Schedule 2 to the bill would amend other references to intergovernmental bodies in Commonwealth legislation. The term COAG will now be replaced by the term First Ministers' Council, defined as a body consisting only of, or including, the Prime Minister, premiers and chief ministers.

The term Ministerial Council will remain, however it will be defined flexibly, as a body consisting of the minister of the Commonwealth and each state and territory who is responsible for the relevant matter, such as health or education.

The amendments in schedule 3 of the bill deal with confidential information of the National Cabinet and its committees. The National Cabinet is established as a committee of the Commonwealth cabinet.

Like the Commonwealth cabinet and its committees, all proceedings and documentation of the National Cabinet and its committees are confidential.

And like the Commonwealth cabinet and its committees, the maintenance of confidentiality is essential to enable full and frank discussion between the representatives of all jurisdictions.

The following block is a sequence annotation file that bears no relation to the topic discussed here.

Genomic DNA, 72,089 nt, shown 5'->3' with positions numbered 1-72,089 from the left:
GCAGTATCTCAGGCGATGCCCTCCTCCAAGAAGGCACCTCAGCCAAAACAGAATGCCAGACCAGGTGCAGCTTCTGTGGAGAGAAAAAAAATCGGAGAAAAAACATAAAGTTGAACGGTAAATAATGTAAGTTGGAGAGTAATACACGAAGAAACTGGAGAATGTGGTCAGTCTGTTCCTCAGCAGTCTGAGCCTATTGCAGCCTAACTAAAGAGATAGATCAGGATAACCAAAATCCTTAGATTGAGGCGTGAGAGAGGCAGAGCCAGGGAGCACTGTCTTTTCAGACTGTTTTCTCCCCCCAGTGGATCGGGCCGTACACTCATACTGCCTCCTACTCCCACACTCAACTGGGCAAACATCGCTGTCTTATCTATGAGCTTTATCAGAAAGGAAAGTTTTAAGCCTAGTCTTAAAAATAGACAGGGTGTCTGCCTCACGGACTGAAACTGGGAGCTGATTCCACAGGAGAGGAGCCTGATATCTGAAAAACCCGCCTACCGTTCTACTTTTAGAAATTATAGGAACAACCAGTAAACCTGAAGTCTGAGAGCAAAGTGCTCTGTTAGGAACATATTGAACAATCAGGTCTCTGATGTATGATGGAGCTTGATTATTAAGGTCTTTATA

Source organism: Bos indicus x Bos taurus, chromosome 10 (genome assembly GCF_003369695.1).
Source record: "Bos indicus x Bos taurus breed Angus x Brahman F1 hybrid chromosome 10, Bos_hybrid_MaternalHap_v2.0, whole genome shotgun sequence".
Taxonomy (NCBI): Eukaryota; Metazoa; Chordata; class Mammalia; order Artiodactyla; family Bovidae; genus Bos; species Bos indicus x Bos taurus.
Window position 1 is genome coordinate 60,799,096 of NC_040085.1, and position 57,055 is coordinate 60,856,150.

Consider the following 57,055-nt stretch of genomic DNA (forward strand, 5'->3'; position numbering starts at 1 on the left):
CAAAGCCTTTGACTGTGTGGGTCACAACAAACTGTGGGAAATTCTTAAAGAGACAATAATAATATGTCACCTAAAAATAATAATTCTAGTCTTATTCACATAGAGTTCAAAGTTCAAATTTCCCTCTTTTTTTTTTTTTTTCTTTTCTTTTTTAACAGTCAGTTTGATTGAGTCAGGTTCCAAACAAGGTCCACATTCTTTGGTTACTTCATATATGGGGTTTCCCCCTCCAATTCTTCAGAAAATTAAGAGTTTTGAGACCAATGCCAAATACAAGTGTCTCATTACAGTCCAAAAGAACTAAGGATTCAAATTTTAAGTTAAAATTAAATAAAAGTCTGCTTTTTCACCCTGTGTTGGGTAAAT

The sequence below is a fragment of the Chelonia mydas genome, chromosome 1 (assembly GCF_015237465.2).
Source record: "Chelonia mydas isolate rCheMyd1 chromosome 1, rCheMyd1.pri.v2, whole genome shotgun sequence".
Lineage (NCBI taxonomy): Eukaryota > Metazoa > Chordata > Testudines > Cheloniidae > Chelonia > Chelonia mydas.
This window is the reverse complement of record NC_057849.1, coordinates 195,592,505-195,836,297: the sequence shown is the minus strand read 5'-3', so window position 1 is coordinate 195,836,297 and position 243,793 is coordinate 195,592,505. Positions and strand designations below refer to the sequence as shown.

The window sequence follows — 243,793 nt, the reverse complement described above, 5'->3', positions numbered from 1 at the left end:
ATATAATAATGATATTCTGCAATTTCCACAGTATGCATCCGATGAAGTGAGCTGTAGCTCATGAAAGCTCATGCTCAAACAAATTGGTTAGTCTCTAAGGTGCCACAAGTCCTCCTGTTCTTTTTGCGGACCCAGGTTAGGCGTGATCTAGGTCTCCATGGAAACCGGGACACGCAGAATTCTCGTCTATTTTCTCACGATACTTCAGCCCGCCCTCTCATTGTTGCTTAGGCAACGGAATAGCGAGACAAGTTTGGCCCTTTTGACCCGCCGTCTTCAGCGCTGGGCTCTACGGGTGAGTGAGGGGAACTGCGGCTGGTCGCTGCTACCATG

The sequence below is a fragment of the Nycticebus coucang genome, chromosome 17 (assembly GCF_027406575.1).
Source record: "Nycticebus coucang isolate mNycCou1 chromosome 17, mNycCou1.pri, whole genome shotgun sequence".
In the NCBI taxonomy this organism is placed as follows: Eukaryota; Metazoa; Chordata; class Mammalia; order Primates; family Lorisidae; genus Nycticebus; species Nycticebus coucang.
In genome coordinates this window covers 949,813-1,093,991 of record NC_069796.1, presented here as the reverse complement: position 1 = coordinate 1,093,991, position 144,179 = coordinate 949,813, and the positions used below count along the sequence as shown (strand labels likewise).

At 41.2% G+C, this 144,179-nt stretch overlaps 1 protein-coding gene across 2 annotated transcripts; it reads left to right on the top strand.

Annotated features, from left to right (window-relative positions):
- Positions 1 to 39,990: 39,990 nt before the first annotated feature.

The purpose of the amendments in schedule 3 is to confirm that where Commonwealth legislation has existing provisions to protect from disclosure the deliberations and decisions of the cabinet and its committees, the same protections apply to the deliberations and decisions of the National Cabinet and its committees.

The changes to our intergovernmental decision-making framework, supported by this bill, herald significant and timely change for our federation.

I commend this bill to the House.

Debate adjourned.